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By John Dietz
Copyright 1998. Contact publisher for permission to use. 

The single-grip Rocan-T thinning harvester used in the Avenor show, manufactured by Rocan in New Brunswick weighs just 12,000 lbs. and is just 2.2 m wide. The machine utilizes the sub-frame of a New Holland 9030 bidirectional tractor, originally produced at Winnipeg under the Versatile name. 

The chassis-short, narrow and robust - "makes a fairly good little woods machine," says Rocan president Allan Anderson. Twenty of the machines have been built since the prototype was developed in 1993. Power is supplied by a 100-hp, turbo-charged engine. A three-speed hydrostatic drive transmission offers a top speed of 30 km/h. 

Says Anderson, In small trees, these machines are much faster and productive than counterparts that are three times bigger." The frames, with fixed axles, are intended for good to medium terrain. Tires have very aggressive tread patterns, be added for more traction. A Mowi 465 parallel loader, made in Sweden, is mounted on the 9030 chasis. "It looks like a knuckle boom, but it acts like a telescope," says Anderson. The self-leveling loader is able to move the head straight ahead, parallel to the ground, while the operator works a single function. 

"You can work very, very close to the machine. For example, you can cut a tree just three feet from the front tire." 

The loader has a 6.6-meter reach, with a lift torque of 575 kg at full extension. A Pan 828 head, made in Sweden by Grangarde Maskin Ltd., does the CTL work. It's built for trees in the 6" to 12" range. Full 360' swivels are routine for the head rotator.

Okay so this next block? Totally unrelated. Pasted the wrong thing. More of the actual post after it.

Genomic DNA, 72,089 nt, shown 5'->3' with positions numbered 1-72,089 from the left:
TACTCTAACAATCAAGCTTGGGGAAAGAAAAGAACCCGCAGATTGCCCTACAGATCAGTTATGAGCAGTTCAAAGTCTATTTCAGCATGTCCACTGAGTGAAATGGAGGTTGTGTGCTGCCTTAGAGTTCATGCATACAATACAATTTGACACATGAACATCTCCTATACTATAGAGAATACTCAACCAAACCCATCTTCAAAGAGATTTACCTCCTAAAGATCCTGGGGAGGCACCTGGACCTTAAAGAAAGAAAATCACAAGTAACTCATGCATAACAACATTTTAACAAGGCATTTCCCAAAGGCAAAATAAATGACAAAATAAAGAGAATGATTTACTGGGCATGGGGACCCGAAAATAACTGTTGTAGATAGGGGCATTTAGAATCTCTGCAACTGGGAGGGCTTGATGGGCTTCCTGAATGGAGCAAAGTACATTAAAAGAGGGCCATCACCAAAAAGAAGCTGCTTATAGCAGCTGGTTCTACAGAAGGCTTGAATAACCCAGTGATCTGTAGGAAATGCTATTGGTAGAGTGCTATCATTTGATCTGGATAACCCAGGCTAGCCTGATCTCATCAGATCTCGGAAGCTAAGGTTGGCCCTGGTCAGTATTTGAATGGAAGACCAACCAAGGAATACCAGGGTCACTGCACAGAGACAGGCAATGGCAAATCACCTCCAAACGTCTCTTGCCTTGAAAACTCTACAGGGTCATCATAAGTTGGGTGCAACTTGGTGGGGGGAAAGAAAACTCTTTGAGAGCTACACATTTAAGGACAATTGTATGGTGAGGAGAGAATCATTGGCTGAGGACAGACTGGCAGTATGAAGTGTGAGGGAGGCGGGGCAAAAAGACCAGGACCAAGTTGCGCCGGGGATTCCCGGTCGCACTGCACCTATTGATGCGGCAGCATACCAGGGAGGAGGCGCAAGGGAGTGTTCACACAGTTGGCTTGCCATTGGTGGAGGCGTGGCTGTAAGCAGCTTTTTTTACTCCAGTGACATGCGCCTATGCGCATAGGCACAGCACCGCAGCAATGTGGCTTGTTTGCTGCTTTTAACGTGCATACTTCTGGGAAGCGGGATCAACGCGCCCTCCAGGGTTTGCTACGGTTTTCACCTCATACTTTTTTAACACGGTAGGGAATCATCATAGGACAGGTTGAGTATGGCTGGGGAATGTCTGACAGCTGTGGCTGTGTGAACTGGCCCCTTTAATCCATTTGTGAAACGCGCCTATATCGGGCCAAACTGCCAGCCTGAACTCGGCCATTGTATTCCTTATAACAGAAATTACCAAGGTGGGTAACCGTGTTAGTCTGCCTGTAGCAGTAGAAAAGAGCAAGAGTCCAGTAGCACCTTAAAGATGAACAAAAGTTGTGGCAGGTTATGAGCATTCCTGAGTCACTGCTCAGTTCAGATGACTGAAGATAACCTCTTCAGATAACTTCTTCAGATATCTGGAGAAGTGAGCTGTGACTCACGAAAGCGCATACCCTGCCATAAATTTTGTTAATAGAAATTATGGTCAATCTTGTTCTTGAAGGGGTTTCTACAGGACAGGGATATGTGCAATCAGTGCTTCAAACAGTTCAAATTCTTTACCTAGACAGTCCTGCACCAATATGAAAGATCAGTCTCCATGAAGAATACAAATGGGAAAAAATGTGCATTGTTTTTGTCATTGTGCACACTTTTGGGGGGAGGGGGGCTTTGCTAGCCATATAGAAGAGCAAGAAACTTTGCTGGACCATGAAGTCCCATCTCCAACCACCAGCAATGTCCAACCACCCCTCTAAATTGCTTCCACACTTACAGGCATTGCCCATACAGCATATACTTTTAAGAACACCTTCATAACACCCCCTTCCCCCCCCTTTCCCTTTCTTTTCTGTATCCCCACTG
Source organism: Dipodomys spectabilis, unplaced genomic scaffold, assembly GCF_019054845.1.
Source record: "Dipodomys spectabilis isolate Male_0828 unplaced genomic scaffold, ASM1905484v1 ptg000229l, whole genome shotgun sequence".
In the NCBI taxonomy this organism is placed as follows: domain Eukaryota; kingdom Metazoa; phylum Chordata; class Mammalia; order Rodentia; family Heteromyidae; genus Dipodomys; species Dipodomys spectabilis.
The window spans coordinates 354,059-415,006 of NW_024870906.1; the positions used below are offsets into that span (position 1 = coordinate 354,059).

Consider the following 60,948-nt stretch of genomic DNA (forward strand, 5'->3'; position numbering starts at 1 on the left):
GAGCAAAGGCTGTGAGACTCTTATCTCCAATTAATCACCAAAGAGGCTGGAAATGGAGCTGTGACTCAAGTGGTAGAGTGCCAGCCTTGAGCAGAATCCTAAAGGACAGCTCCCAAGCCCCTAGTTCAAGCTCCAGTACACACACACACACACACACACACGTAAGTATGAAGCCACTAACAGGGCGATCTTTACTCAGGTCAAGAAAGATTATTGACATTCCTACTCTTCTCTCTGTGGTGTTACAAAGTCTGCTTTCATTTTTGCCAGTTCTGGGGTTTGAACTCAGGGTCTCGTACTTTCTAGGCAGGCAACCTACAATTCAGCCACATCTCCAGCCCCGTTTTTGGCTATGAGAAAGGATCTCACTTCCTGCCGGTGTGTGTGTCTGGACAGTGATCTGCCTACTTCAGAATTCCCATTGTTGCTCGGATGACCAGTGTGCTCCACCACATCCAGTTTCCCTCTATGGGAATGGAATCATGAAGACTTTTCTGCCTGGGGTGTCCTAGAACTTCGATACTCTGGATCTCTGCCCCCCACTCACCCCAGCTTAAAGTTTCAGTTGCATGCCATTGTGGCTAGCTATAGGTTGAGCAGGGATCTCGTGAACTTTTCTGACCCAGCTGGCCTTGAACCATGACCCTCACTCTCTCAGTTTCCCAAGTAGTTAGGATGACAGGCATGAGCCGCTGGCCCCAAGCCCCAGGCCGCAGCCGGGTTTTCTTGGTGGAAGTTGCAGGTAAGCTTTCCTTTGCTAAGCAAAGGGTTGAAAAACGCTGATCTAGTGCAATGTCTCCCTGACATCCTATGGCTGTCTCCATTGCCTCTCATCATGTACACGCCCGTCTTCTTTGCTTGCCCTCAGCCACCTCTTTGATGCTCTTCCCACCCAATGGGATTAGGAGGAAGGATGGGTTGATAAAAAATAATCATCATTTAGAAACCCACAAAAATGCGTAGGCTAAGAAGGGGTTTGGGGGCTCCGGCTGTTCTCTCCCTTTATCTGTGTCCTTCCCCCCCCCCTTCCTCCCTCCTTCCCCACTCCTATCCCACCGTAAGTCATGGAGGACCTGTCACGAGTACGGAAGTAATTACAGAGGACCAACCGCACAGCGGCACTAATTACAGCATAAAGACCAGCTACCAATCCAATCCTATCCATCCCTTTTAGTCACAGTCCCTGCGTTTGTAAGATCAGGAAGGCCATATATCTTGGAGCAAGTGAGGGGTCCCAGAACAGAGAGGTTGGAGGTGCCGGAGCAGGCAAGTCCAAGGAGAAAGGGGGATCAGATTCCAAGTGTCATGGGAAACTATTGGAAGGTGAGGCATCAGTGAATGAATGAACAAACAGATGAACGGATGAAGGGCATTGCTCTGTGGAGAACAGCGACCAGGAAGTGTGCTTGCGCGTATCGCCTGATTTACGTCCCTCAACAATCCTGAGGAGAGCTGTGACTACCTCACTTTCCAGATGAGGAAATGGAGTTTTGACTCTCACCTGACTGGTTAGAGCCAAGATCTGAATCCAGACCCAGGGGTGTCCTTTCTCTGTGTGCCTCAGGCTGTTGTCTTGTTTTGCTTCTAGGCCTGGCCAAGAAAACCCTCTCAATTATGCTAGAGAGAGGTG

November images Another Swedish component, the Voac L90 load-sensing hydraulic valve, was chosen for reliability and sensitivity. Sensitivity can be adjusted for individual operators. Anderson says, "It's one of the newest valves on the market, with very good operating characteristics. It's very smooth, operates at low temperatures, and doesn't create any heating in the system." 

Rocan installs a simple, easy-to-use computer for the CTL system, The Omron C-40 offers four length pre-selections, which have been adequate for the thinning work done by the machines. 

The electric-over-hydraulic aspect is popular with Storkson's operators, who were specially trained on these machines. He says, "All our switches feel like they're hydraulic but they're not. You can set the sensitivity, like a joystick for a computer game." The machine's onboard computer can store different operating preferences for up to four operators, another popular feature. says Storkson. 

The re-set button is another feature that makes life easier for the operator. "By hitting one button, the computer re-sets the head.   It stands the head up, opens the knives, opens the rollers and gets everything ready for the next tree." 

Rocan also imports the Rottne line of forwarders and 'cut-to-length' (CTL) harvesters from Sweden. Rottne forwarders and CTL harvesters are made in Rottne, Sweden. Rocan began importing the machines in 1984, introducing the CTL concept to North America. Approximately 265 Rottne machines have been imported by Rocan since then. 

The Rottne-G is classed as a 10-ton, eight-wheel-drive forwarder with a bunk capacity of 10 M3. It's built on a 12-ton subframe, only 2.6 metres wide. The nine-gear bogies on the machine are from a 12-ton forwarder but the cast boxes are narower so the machine can work inside narrow, thinning trails. Anderson says despite that profile, the machine is heavy- enough to stand up in rugged conditions. 

The 120-hp machine has a hydrostatic, computer-controlled transmission. Transmission speed and engine speed are governed by the computer. To reduce oil contamination problems, the Rottne-G has separate hydraulic and hydrostatic systems. Oils stay separate, preventing contamination that can happen in a conventional pump-and-motor hydrostatic system. Outboard planetary systems are sealed away from the differential, so contam- ination at one point won't get into the whole system. 

Other Rottne forwarders include 12- and 16-ton models, with six or eight-wheel-drives. A nine-ton, eight-wheel-drive thinning forwarder, suited for exclusive use in small thinning operations, will be arriving in March, 1998. On the harvester side, Rottne make four-cylinder and six-cylinder models with either single or double grips. Rocan does some modifications for specific regions in North America. 

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